NC GOP LITERALLY GOES INTO BEDROOM OF JENNIFER MANGRUM TO BLOCK HER CANDIDACY: Democratic member Stella Anderson said the lower panel was preoccupied with Mangrum's personal life, raising questions a male candidate wouldn't face. "The concern [was] with whether or not she was legally separated, whether she was going to reconcile, going back to Greensboro to spend time with her daughter, her motives," Anderson said. Mangrum said she was sorry the vote wasn't unanimous. "The challenger walked through my home, pretending to be someone else," she said of Cushman. "People are tired of this – I call it creepy, this creepy political game. After the first appeal, he said to me, 'Nothing personal.' It is personal." Lawyers for Cushman didn't say whether they plan to appeal the state board's ruling in court.
TIM TYSON SAYS TRUMP'S DOJ REOPENING EMMETT TILL CASE IS A "POLITICAL SHOW": Author Timothy Tyson dismissed the Justice Department’s reopening of the infamous Emmett Till civil rights murder case Thursday, calling it an “utterly cynical, completely hypocritical political show” by the Trump administration and the Justice Department. His remarks came after The Associated Press revealed Thursday morning that the Justice Department is reinvestigating Till’s slaying in Mississippi after receiving “new information,” according to a federal report sent annually to lawmakers under a law that bears Till’s name. The report issued in late March doesn’t indicate what that information might be, The AP reports. The case had been closed since 2007. Tyson called the reopened investigation a calculated attempt on behalf of the Trump administration to improve its civil rights profile in the face of negative news about immigrant children separated from their parents at the Mexican border and with continued efforts to undermine minority voting rights.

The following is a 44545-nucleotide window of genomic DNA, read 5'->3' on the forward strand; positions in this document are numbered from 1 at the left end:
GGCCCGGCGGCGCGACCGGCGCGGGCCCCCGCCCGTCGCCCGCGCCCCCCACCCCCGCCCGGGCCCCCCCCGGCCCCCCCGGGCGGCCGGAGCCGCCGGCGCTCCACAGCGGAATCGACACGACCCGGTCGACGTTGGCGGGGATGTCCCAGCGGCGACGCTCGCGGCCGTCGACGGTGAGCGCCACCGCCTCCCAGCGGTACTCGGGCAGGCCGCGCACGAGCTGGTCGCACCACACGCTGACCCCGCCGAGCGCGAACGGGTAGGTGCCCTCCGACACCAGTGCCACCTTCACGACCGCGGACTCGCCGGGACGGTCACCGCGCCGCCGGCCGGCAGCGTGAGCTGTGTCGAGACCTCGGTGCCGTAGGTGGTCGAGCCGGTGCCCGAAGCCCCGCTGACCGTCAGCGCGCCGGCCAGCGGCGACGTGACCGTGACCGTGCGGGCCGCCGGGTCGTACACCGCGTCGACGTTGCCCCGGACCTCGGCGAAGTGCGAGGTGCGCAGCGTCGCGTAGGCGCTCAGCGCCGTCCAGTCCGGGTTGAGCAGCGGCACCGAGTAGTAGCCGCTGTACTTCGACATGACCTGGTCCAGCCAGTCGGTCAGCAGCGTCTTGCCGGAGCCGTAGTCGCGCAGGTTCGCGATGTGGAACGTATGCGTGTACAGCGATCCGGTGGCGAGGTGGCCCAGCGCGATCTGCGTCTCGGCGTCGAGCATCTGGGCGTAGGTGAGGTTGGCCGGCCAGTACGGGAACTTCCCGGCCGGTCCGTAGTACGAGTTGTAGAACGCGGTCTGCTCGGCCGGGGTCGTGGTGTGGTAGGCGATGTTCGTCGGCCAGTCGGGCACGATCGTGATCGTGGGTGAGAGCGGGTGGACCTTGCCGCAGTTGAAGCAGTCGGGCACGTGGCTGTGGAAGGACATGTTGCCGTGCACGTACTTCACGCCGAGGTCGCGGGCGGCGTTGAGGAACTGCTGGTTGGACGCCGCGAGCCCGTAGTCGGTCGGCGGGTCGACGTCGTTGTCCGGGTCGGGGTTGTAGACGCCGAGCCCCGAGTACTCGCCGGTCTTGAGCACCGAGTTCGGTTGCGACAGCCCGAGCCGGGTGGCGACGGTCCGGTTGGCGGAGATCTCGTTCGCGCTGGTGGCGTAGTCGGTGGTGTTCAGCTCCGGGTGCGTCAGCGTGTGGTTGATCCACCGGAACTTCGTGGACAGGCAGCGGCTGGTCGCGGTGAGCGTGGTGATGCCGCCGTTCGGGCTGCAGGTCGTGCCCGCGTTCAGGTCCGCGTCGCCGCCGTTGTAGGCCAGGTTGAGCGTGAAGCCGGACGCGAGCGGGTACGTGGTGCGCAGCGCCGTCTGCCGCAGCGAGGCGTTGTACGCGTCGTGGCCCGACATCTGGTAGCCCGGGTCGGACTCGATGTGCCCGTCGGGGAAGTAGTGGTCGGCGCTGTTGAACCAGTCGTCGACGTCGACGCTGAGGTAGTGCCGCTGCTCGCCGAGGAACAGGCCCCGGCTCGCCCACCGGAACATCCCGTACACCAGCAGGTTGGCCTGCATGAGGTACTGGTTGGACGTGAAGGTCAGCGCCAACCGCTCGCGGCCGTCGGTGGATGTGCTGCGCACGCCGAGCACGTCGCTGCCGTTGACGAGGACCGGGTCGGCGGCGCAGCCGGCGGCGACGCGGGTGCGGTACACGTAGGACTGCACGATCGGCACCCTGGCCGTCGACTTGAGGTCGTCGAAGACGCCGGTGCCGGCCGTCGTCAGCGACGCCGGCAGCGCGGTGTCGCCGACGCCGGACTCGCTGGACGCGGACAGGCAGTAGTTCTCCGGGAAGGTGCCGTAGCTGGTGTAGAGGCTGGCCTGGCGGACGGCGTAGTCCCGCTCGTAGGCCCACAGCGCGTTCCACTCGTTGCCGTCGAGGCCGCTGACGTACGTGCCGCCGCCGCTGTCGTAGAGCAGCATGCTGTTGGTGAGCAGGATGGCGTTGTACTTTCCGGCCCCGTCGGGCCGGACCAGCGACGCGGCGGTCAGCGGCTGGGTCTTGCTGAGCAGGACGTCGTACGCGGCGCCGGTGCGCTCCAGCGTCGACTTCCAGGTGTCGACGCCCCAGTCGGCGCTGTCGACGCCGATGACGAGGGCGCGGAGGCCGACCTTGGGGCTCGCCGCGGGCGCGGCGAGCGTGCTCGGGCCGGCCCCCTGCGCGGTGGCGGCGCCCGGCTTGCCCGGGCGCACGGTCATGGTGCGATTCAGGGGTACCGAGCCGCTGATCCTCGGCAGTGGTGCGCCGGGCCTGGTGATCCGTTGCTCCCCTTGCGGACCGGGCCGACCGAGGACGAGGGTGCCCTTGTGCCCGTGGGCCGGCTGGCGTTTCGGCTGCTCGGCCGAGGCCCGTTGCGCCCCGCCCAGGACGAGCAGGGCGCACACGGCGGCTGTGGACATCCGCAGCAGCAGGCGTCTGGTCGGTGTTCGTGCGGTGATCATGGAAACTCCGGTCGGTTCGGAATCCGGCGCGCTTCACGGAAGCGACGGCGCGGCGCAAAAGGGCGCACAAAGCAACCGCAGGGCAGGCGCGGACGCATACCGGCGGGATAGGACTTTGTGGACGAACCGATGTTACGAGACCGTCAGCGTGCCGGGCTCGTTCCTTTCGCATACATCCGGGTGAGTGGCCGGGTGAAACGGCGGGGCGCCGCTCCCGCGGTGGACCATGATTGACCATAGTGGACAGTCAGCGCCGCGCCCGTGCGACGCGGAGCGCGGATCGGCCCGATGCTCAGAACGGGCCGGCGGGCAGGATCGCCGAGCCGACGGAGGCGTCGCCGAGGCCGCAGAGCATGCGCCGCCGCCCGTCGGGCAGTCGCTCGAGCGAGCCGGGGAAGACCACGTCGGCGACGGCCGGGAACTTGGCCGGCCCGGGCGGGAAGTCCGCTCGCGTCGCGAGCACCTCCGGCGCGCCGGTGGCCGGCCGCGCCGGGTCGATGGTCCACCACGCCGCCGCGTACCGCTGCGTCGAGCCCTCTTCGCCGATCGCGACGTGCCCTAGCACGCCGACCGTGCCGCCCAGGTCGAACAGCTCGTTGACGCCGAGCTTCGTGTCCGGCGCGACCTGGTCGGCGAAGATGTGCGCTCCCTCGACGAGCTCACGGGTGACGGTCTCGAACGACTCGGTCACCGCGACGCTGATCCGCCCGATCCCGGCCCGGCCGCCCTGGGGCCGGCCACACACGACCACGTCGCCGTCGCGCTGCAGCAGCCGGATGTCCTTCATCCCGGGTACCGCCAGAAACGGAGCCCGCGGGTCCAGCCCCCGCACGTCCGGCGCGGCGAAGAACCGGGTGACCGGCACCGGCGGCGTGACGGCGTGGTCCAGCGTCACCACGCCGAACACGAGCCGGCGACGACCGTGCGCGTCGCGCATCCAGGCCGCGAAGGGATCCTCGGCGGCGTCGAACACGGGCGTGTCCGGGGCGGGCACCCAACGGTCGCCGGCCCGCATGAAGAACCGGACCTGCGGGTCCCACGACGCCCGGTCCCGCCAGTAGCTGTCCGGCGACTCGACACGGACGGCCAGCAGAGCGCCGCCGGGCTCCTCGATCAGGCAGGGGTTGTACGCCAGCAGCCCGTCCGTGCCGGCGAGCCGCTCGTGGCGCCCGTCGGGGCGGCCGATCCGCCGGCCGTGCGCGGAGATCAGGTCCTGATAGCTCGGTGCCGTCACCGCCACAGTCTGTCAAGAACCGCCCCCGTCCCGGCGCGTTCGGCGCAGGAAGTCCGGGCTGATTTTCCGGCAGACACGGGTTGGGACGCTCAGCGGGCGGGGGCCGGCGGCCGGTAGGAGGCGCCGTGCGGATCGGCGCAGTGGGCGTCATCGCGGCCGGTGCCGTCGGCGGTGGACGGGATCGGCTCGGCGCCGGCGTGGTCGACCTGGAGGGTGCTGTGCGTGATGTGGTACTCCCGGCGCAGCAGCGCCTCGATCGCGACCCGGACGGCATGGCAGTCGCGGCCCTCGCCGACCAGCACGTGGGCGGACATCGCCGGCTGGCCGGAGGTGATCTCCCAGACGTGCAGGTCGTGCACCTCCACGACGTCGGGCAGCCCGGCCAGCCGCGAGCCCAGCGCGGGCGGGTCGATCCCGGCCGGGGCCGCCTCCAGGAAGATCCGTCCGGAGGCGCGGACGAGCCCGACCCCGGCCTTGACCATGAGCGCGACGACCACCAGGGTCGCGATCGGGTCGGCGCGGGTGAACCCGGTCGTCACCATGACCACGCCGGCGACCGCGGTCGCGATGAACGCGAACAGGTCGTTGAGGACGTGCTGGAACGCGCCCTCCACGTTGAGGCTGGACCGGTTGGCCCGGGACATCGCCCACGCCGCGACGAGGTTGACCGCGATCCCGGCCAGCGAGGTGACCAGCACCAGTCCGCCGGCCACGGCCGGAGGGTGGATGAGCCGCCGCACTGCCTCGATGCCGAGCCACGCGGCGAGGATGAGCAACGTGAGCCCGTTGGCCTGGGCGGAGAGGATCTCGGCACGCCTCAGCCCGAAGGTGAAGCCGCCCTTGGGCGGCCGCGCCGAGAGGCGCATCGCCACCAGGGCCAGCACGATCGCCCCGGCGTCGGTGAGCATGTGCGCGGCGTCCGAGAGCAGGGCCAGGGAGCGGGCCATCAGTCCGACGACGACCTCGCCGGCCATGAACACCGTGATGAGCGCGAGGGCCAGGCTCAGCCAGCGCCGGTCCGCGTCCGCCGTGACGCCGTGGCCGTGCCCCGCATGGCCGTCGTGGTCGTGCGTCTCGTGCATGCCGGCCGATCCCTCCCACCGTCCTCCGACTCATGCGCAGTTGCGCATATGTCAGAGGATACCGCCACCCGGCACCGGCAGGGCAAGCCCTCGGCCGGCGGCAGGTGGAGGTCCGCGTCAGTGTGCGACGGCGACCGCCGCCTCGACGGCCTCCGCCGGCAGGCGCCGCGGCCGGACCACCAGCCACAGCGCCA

RALEIGH LOSES OUT ON NEW ARMY COMMAND CENTER: Army leaders will announce on Friday that they have chosen Austin, Texas, as the location for a new command headquarters that will focus on how to modernize the service and prepare for future wars, U.S. officials said. The Army laid out plans to create the so-called Futures Command last October, marking the first time in decades that the service has added such a high-level, new headquarters. Austin, known for its live music scene, also has a favorable business, academic and technology climate that will mesh well with the Army's needs, said the officials, who spoke to The Associated Press on condition of anonymity to discuss the selection before it was made public. The command is expected to have a staff of about 500 people, led by a four-star general.
TRUMP BLASTS THE UK IN TABLOID INTERVIEW BEFORE MEETING WITH LEADERS: Bringing chaos with him as he moves across Europe, President Donald Trump's pomp-filled welcome to Britain was overshadowed Friday by an explosive interview in which he blasted Prime Minister Theresa May, blamed London's mayor for terror attacks against the city and argued that Europe was "losing its culture" because of immigration. Trump told The Sun newspaper on Thursday — in an interview that was published as he was feted by May at an opulent welcome dinner at a country palace — that he felt unwelcome in London because of protests, including a giant balloon that was being flown over Parliament on Friday depicting him as an angry diaper-wearing baby.
TRUMP ADMIN'S IMMIGRANT CHILDREN DETENTION PROGRAM NOW A BILLION DOLLAR INDUSTRY: Detaining immigrant children has morphed into a surging industry in the U.S. that now reaps $1 billion annually ” a tenfold increase over the past decade, an Associated Press analysis finds. Health and Human Services grants for shelters, foster care and other child welfare services for detained unaccompanied and separated children soared from $74.5 million in 2007 to $958 million in 2017. The agency is also reviewing a new round of proposals amid a growing effort by the White House to keep immigrant children in government custody. In May, the agency issued requests for bids for five projects that could total more than $500 million for beds, foster and therapeutic care, and “secure care,” which means employing guards. More contracts are expected to come up for bids in October.